The US-led ‘West Africa Joint Operations’ (WAJO) counterterrorism exercises will begin today. Counterterrorism investigators from Burkina Faso, Mali and Niger’s
The US-led ‘West Africa Joint Operations’ (WAJO) counterterrorism exercises will begin today.
Counterterrorism investigators from Burkina Faso, Mali and Niger’s will participate in the drill designed to develop regional cooperation between military, intelligence and judicial institutions in combatting extremism. Additionally, each participating unit will attend the drills virtually. The drills come at a crucial time of intensifying extremist violence in the Sahel—three attacks have killed 150 civilians in the unstable tri-border region of Tillaberi since January. The UN Security Council, African Union and regional Economic Community of West African States (ECOWAS) have all called for immediate action to end violence.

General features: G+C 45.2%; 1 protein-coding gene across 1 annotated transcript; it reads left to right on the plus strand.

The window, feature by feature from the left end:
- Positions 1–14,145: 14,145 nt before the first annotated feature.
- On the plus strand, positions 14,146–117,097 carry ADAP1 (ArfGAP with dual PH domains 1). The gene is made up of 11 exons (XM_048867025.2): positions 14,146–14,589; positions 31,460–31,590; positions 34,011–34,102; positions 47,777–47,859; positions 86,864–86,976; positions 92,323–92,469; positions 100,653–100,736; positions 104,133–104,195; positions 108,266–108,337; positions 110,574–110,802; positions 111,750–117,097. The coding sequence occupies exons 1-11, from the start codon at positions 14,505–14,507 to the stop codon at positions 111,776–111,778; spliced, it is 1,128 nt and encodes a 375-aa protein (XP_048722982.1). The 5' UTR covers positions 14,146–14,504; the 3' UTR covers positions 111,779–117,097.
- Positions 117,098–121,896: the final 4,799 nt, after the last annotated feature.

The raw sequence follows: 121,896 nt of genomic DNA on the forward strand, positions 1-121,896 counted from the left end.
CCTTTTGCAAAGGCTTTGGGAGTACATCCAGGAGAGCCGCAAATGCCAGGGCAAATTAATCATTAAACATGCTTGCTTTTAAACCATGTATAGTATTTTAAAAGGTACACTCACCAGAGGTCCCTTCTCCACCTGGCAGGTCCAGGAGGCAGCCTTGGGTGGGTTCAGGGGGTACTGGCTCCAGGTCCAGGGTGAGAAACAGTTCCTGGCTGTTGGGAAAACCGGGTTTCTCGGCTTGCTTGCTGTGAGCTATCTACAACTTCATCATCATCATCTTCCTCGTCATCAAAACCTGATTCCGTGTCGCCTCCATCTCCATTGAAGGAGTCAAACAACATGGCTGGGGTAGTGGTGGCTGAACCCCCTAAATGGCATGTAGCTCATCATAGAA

Expect today’s exercises to serve to restart regional inter-agency communication in military-based counterterrorism initiatives. Specifically, continued WAJO drills will likely lead to medium- to long-term increases in gathering intelligence, information sharing and ensuring counterterror activities abide by local laws. Nevertheless, short-term reductions in violence are unlikely to result from increased drills as the region still lacks the military resources to combat the insurgent threats. Furthermore, as ECOWAS’s own 2020-2024 Action Plan remains unimplemented and France—two years into West African counterterrorism Operation Barkhane—only see increased casualties with no regional gains, violence in the Sahel is unlikely to abate in long-term.
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